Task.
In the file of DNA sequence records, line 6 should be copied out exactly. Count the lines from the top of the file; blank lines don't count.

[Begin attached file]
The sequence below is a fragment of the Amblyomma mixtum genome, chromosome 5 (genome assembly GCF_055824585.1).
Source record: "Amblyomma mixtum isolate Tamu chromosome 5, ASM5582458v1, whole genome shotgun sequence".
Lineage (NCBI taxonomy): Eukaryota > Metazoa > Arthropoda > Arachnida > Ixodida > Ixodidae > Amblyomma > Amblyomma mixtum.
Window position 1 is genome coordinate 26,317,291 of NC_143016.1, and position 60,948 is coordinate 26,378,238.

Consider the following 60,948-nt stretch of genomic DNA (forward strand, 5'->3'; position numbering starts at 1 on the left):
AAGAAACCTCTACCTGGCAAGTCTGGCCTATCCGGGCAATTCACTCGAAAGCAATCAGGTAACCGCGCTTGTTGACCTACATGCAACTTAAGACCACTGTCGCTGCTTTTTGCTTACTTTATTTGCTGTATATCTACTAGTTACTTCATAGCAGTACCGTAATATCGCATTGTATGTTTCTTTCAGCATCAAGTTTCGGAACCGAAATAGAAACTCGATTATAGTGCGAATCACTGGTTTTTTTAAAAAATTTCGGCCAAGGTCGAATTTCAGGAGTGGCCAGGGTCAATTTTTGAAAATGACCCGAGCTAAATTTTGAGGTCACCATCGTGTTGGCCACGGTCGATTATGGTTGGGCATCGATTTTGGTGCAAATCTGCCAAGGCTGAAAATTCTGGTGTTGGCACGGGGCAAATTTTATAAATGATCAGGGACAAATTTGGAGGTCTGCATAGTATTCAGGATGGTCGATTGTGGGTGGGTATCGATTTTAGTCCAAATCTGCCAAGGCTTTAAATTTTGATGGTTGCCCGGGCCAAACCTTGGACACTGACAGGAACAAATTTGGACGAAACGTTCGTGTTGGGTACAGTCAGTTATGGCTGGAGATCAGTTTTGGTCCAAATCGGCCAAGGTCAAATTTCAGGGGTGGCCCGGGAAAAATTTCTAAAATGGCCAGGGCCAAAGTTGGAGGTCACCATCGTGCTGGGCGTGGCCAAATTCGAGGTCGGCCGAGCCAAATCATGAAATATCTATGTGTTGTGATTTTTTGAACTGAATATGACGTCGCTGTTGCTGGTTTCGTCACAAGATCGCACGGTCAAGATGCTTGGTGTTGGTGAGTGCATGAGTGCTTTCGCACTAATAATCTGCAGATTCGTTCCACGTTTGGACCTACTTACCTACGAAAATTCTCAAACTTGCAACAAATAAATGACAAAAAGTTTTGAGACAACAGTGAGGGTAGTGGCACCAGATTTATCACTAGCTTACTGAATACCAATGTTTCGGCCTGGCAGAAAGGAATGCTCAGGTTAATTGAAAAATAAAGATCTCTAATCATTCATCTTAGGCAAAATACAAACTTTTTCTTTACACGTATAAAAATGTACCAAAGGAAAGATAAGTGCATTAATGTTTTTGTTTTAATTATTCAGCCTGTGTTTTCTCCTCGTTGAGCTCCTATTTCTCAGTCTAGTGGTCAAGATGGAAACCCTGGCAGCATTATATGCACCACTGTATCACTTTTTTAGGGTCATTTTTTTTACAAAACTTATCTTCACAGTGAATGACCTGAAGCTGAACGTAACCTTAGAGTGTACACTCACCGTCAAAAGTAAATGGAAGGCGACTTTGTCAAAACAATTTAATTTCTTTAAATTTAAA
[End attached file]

AAGAAACCTCTACCTGGCAAGTCTGGCCTATCCGGGCAATTCACTCGAAAGCAATCAGGTAACCGCGCTTGTTGACCTACATGCAACTTAAGACCACTGTCGCTGCTTTTTGCTTACTTTATTTGCTGTATATCTACTAGTTACTTCATAGCAGTACCGTAATATCGCATTGTATGTTTCTTTCAGCATCAAGTTTCGGAACCGAAATAGAAACTCGATTATAGTGCGAATCACTGGTTTTTTTAAAAAATTTCGGCCAAGGTCGAATTTCAGGAGTGGCCAGGGTCAATTTTTGAAAATGACCCGAGCTAAATTTTGAGGTCACCATCGTGTTGGCCACGGTCGATTATGGTTGGGCATCGATTTTGGTGCAAATCTGCCAAGGCTGAAAATTCTGGTGTTGGCACGGGGCAAATTTTATAAATGATCAGGGACAAATTTGGAGGTCTGCATAGTATTCAGGATGGTCGATTGTGGGTGGGTATCGATTTTAGTCCAAATCTGCCAAGGCTTTAAATTTTGATGGTTGCCCGGGCCAAACCTTGGACACTGACAGGAACAAATTTGGACGAAACGTTCGTGTTGGGTACAGTCAGTTATGGCTGGAGATCAGTTTTGGTCCAAATCGGCCAAGGTCAAATTTCAGGGGTGGCCCGGGAAAAATTTCTAAAATGGCCAGGGCCAAAGTTGGAGGTCACCATCGTGCTGGGCGTGGCCAAATTCGAGGTCGGCCGAGCCAAATCATGAAATATCTATGTGTTGTGATTTTTTGAACTGAATATGACGTCGCTGTTGCTGGTTTCGTCACAAGATCGCACGGTCAAGATGCTTGGTGTTGGTGAGTGCATGAGTGCTTTCGCACTAATAATCTGCAGATTCGTTCCACGTTTGGACCTACTTACCTACGAAAATTCTCAAACTTGCAACAAATAAATGACAAAAAGTTTTGAGACAACAGTGAGGGTAGTGGCACCAGATTTATCACTAGCTTACTGAATACCAATGTTTCGGCCTGGCAGAAAGGAATGCTCAGGTTAATTGAAAAATAAAGATCTCTAATCATTCATCTTAGGCAAAATACAAACTTTTTCTTTACACGTATAAAAATGTACCAAAGGAAAGATAAGTGCATTAATGTTTTTGTTTTAATTATTCAGCCTGTGTTTTCTCCTCGTTGAGCTCCTATTTCTCAGTCTAGTGGTCAAGATGGAAACCCTGGCAGCATTATATGCACCACTGTATCACTTTTTTAGGGTCATTTTTTTTACAAAACTTATCTTCACAGTGAATGACCTGAAGCTGAACGTAACCTTAGAGTGTACACTCACCGTCAAAAGTAAATGGAAGGCGACTTTGTCAAAACAATTTAATTTCTTTAAATTTAAA